1 February 2015

We were mightily relieved to see that our friends & family in the great frozen Northeast managed, more or less, to escape the fury of Snowmaggedon 2015. We too had our own snowmaggedon this past week – the forecasters were suggesting that the snow on Wednesday night/Thursday morning would bring the end of civilisation as we know it. The forecast was accurate in the sense that we did have some snow; it was inaccurate in the sense that the end of the world was, fortunately, postponed.

We’ve had a great week beginning with an opportunity to entertain our granddaughter overnight last weekend and then another cultural and leisurely outing during the week, this time an extended one over three days – I’m not sure my brain can handle many more of these edifying experiences.

Making MuffinsWe were delighted to have Annabelle for the night on Saturday last week while Nick and Lucy went out with friends to celebrate Nick’s 40th birthday without the encumbrances of a three-year old (or, come to think of it, two 60+ year olds). We had a lovely time and she and I made a batch of zucchini and carrot muffins which turned out to be exceptionally tasty. And, the great thing about zucchini and carrot muffins – they’re one of my “five-a-day” (or can I count them as two of my five-a-day)?

We played lots of games, read dozens of stories and had a great time. She did wake in the night and Penny brought her through to sleep with her – I vacated the bed and went to one of the numerous spare bedrooms all of which gave us a great opportunity in the morning for me to play the Daddy Bear and bellow, “Who’s been sleeping in my bed!??” which prompted much giggling and laughter.

The Liver Building from Albert DockOn Wednesday we set off on our cultural adventure of the week – we caught the 11.25 train from Banbury bound for Liverpool for a couple of days. We were meeting up with our friends Sue and Stuart (the ones who live down on the south coast near Brighton) and the purpose of the adventure, apart from simply visiting a city we’ve long intended to visit, was to see the Andy Warhol exhibition at the Tate Liverpool. Stuart had made all the arrangements and essentially all we had to do was turn up. We stayed in the Premier Inn at Albert Dock which is part of the former Liverpool docklands which has been wonderfully renovated. The huge great brick-built warehouses have been transformed into shops, restaurants, & museums all of which surround the various former docks where the ships were unloaded. The area is now part of a World Heritage site and is very attractive. The only downside to our visit was the freezing weather and the 90 mph gale force winds which blew in off the Mersey – it was bitterly, bitterly cold!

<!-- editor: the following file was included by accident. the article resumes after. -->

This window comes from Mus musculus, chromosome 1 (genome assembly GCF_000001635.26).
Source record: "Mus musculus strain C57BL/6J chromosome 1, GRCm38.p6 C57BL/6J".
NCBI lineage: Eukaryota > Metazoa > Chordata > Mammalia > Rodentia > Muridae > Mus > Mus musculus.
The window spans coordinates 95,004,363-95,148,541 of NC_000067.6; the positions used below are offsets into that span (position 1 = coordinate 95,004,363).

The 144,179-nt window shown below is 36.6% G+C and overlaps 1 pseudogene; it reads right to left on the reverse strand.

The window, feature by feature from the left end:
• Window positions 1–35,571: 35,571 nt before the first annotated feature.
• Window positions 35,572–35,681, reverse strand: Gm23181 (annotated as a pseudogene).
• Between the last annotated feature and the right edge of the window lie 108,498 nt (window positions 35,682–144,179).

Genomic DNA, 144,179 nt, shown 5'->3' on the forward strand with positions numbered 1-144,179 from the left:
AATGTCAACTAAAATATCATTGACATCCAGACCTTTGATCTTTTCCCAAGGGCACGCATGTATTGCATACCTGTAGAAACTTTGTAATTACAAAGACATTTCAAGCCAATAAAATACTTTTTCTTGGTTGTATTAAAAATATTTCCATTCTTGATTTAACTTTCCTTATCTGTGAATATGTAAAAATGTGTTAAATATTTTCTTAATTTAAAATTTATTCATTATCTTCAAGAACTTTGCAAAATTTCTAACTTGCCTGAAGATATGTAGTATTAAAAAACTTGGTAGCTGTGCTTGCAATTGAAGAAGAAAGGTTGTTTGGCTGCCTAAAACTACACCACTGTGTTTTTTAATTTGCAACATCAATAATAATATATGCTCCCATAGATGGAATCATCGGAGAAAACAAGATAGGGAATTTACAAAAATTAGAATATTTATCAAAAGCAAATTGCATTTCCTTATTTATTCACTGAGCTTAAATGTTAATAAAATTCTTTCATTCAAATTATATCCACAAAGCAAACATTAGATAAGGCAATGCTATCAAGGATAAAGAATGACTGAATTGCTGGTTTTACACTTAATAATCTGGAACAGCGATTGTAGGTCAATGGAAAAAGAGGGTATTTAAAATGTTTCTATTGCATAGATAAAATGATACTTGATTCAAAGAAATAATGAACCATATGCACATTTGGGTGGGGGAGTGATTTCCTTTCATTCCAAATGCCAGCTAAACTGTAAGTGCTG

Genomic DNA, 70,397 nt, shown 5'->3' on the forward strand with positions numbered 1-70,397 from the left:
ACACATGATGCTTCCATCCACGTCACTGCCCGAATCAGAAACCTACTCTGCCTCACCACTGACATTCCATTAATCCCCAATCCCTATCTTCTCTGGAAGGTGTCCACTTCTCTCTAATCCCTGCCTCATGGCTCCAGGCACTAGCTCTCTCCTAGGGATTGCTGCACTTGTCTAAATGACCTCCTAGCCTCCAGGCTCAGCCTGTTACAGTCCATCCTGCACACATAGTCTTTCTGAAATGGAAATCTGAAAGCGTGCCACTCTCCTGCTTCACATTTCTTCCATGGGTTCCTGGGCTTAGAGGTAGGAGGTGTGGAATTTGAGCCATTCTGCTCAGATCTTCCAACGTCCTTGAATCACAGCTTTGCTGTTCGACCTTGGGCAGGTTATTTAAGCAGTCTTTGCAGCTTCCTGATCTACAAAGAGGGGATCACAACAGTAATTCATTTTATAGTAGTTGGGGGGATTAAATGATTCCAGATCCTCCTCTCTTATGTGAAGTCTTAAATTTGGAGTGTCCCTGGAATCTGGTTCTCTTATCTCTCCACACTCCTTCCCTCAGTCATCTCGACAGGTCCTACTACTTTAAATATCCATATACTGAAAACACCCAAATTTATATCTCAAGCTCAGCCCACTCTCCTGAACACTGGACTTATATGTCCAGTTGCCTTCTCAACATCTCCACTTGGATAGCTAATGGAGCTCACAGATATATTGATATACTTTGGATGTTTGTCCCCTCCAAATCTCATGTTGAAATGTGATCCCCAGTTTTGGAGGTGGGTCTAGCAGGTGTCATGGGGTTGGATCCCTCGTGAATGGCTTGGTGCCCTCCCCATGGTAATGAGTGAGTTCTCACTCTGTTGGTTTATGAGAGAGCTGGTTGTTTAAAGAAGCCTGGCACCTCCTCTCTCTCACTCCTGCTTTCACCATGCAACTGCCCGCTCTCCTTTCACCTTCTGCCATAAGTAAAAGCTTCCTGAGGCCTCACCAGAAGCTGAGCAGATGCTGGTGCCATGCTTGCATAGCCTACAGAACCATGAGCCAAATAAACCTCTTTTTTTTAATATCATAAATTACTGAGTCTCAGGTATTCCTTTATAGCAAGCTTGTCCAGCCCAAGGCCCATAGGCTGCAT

The Tate LiverpoolThe Tate Liverpool was just on the other side of Albert Dock from the hotel and the Warhol exhibition was very good. Obviously, most of us are familiar with many examples of his work but it was interesting to see the development of his activities from his early graphic design days to his later, some might say “wackier” work. They had a selection of the Marilyn images as well as a shelf-full of the Campbell’s soup tins and the Brillo boxes as well as dozens and dozens of other works and videos.

As we left the Tate and wandered on our way we were able to witness first-hand the power of the gale-force winds. As Stuart rounded a corner out of the shelter of the Tate Liverpool he was hit broadside by the full power of the wind and was knocked “arse over tit” as Penelope so eloquently put it. He was quite literally tossed aside like a scrap of paper and, in the commotion, his glasses flew off never to be seen again – we guessed that they must have been blown into the water and it was a bit too cold for any of us to volunteer to go diving for them. Hopefully, his insurance will cheerfully replace his very expensive varifocal spectacles.

After the Tate we walked around the corner to the International Slavery Museum which was very well done. Liverpool, of course, was one of the main British ports (along with Bristol and London) to be involved in the triangular slave trade. Manufactured goods were shipped from Britain to West Africa to be traded for slaves. The slaves were then transported across the Atlantic – the Middle Passage – in appallingly horrible conditions to be sold in the New World. Then, raw materials such as cotton, rum and sugar were transported back to the UK.

We had anticipated that the exhibition would be largely about the Middle Passage but, in fact, it was a very thorough and interesting exhibition covering all aspects of slavery, not just the horrid bits. There was quite a bit about West African culture, modern-day experiences of black people and the struggle for equality as well as the evils of modern-day slavery.

The Beatles StoryOn the last day of our visit we popped into the Beatles Story museum which was about twenty paces from the hotel entrance and which, again, was very well done. As you would imagine, there was lots of Beatles artefacts and memorabilia as well as Beatles tunes playing everywhere. There were mock-ups of Brian Epstein’s office and the Cavern night club all described in an excellent audio tour narrated by John Lennon’s sister, Julia. I think the only thing missing was a karaoke machine so that one could sing one’s favourite Beatles song along with the band. Amazing to realise that they were only actively recording (as a group) for eight years – 1964 to 1972.

No little titbits this week – I guess I’ve been too busy being culturally and/or intellectually challenged. I should just mention, I suppose, that the BBC adaptation of Hilary Mantel’s Wolf Hall started last week. So far it’s been excellent – if it’s on where you are don’t miss it.

And finally, how cold has it been?

farted_snowflakes

Love to you all,

Greg